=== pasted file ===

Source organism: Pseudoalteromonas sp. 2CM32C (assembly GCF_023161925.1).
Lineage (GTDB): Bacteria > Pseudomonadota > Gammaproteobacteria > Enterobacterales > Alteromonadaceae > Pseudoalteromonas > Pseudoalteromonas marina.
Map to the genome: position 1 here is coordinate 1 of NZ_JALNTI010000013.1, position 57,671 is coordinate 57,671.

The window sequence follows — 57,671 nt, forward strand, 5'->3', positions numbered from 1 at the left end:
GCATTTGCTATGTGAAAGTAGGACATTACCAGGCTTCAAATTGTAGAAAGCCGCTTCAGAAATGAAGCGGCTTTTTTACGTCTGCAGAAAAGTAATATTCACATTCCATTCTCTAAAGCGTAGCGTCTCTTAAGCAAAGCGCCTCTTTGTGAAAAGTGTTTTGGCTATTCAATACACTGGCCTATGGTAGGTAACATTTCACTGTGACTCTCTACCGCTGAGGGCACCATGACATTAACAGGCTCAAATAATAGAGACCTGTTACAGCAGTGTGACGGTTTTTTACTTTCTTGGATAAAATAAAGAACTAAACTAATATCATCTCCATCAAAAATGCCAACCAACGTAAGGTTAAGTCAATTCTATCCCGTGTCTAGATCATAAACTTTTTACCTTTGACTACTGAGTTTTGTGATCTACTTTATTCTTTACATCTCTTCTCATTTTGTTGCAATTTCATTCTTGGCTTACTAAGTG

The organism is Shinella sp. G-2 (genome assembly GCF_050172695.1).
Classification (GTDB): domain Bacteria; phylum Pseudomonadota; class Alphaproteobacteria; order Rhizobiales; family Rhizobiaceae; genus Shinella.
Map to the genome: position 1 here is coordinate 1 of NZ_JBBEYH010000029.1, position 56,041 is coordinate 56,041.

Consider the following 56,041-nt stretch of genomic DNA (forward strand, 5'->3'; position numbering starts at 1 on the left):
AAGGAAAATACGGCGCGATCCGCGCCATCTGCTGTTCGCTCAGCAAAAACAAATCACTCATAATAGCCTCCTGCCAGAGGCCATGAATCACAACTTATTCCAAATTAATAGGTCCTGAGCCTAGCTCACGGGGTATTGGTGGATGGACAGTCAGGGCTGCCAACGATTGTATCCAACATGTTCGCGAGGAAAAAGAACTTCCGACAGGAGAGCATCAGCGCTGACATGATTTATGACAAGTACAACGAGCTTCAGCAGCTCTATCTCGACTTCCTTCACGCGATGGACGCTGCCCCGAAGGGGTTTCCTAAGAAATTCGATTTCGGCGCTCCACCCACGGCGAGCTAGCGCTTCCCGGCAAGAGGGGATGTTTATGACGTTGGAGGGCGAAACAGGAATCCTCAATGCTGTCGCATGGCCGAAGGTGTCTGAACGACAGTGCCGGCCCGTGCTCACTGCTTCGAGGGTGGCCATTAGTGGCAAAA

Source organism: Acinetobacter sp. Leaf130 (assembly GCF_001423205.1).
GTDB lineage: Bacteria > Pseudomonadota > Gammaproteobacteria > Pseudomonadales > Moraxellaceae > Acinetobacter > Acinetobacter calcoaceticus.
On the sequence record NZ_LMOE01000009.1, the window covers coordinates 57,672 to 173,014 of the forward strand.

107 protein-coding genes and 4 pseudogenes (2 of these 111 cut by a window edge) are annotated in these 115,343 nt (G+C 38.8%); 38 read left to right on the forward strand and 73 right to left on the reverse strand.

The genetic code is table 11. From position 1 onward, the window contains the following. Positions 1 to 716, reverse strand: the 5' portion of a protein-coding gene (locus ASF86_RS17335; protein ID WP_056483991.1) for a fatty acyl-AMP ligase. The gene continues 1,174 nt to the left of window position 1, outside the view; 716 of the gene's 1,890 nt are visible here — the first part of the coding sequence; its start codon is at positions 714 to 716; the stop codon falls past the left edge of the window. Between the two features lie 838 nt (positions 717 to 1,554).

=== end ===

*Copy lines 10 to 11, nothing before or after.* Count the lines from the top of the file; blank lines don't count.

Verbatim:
AAGGAAAATACGGCGCGATCCGCGCCATCTGCTGTTCGCTCAGCAAAAACAAATCACTCATAATAGCCTCCTGCCAGAGGCCATGAATCACAACTTATTCCAAATTAATAGGTCCTGAGCCTAGCTCACGGGGTATTGGTGGATGGACAGTCAGGGCTGCCAACGATTGTATCCAACATGTTCGCGAGGAAAAAGAACTTCCGACAGGAGAGCATCAGCGCTGACATGATTTATGACAAGTACAACGAGCTTCAGCAGCTCTATCTCGACTTCCTTCACGCGATGGACGCTGCCCCGAAGGGGTTTCCTAAGAAATTCGATTTCGGCGCTCCACCCACGGCGAGCTAGCGCTTCCCGGCAAGAGGGGATGTTTATGACGTTGGAGGGCGAAACAGGAATCCTCAATGCTGTCGCATGGCCGAAGGTGTCTGAACGACAGTGCCGGCCCGTGCTCACTGCTTCGAGGGTGGCCATTAGTGGCAAAA

Source organism: Acinetobacter sp. Leaf130 (assembly GCF_001423205.1).